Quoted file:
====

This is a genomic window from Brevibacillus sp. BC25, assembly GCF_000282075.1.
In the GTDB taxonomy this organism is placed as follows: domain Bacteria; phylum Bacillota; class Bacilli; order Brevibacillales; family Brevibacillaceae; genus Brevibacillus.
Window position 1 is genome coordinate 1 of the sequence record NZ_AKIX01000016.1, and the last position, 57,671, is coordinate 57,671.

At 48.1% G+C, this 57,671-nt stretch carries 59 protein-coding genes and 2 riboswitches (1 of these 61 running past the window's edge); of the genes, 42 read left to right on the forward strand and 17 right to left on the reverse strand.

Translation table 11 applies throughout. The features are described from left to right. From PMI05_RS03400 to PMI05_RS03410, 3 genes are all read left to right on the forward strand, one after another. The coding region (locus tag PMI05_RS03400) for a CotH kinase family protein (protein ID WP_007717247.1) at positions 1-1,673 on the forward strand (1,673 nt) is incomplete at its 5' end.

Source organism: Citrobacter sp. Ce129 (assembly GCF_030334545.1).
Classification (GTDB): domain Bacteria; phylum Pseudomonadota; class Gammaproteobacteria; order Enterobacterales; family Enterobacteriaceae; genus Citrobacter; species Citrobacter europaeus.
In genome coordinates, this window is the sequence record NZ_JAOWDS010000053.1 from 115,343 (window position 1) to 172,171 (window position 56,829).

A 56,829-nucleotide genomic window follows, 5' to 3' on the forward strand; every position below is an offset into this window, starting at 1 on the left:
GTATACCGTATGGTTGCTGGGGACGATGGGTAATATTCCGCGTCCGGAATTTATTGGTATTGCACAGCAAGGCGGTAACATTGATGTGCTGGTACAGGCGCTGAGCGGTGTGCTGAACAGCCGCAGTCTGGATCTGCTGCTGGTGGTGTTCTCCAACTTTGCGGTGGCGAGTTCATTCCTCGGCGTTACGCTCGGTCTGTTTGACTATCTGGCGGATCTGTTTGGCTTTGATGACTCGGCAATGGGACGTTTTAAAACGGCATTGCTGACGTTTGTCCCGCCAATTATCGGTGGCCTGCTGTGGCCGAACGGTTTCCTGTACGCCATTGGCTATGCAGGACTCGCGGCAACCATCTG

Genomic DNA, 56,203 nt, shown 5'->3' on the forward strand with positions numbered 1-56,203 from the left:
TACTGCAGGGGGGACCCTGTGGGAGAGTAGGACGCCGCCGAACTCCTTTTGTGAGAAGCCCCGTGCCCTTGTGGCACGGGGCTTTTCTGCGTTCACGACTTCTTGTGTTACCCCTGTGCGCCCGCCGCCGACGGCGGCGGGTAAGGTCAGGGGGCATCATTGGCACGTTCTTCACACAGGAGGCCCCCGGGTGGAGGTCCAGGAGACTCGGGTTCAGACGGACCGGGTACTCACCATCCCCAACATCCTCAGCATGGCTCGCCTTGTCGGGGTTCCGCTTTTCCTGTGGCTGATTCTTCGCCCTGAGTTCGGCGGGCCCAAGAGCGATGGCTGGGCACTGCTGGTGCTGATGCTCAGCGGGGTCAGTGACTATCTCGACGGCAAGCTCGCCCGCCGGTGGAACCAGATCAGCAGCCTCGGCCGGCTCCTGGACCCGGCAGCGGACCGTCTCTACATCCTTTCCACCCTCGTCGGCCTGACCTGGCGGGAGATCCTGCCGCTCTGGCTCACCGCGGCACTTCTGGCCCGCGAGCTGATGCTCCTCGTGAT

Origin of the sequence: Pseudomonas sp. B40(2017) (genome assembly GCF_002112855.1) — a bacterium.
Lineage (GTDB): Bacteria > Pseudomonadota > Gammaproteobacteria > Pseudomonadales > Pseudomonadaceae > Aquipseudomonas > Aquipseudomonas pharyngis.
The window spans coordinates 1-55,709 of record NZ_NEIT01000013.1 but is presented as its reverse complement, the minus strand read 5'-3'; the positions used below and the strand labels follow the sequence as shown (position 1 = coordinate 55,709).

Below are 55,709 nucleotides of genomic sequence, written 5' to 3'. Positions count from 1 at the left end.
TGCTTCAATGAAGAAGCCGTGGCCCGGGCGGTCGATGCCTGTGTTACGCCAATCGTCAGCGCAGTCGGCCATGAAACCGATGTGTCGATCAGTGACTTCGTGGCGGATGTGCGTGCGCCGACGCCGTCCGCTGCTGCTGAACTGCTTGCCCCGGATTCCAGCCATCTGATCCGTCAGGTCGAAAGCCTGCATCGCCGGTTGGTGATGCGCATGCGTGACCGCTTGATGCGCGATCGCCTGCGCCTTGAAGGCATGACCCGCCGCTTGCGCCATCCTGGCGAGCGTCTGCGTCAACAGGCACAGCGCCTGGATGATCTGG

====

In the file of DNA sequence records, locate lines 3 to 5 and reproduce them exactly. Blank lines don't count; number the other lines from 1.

Window position 1 is genome coordinate 1 of the sequence record NZ_AKIX01000016.1, and the last position, 57,671, is coordinate 57,671.

At 48.1% G+C, this 57,671-nt stretch carries 59 protein-coding genes and 2 riboswitches (1 of these 61 running past the window's edge); of the genes, 42 read left to right on the forward strand and 17 right to left on the reverse strand.

Translation table 11 applies throughout. The features are described from left to right. From PMI05_RS03400 to PMI05_RS03410, 3 genes are all read left to right on the forward strand, one after another. The coding region (locus tag PMI05_RS03400) for a CotH kinase family protein (protein ID WP_007717247.1) at positions 1-1,673 on the forward strand (1,673 nt) is incomplete at its 5' end.